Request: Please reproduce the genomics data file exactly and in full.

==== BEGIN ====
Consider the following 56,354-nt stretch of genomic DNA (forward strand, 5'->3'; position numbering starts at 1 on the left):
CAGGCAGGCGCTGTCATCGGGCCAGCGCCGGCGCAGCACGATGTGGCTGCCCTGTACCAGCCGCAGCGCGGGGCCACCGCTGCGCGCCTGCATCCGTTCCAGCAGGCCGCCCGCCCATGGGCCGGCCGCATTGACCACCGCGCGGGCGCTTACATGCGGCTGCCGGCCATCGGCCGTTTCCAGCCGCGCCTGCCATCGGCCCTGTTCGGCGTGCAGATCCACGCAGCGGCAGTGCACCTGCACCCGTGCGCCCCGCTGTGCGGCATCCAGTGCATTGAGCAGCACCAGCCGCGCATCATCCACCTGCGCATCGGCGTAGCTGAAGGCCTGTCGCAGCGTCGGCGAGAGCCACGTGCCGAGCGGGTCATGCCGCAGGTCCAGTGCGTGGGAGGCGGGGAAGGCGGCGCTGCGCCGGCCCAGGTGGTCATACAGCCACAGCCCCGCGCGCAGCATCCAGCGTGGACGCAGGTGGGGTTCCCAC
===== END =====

Consider the following 56,354-nt stretch of genomic DNA (forward strand, 5'->3'; position numbering starts at 1 on the left):
CAGGCAGGCGCTGTCATCGGGCCAGCGCCGGCGCAGCACGATGTGGCTGCCCTGTACCAGCCGCAGCGCGGGGCCACCGCTGCGCGCCTGCATCCGTTCCAGCAGGCCGCCCGCCCATGGGCCGGCCGCATTGACCACCGCGCGGGCGCTTACATGCGGCTGCCGGCCATCGGCCGTTTCCAGCCGCGCCTGCCATCGGCCCTGTTCGGCGTGCAGATCCACGCAGCGGCAGTGCACCTGCACCCGTGCGCCCCGCTGTGCGGCATCCAGTGCATTGAGCAGCACCAGCCGCGCATCATCCACCTGCGCATCGGCGTAGCTGAAGGCCTGTCGCAGCGTCGGCGAGAGCCACGTGCCGAGCGGGTCATGCCGCAGGTCCAGTGCGTGGGAGGCGGGGAAGGCGGCGCTGCGCCGGCCCAGGTGGTCATACAGCCACAGCCCCGCGCGCAGCATCCAGCGTGGACGCAGGTGGGGTTCCCAC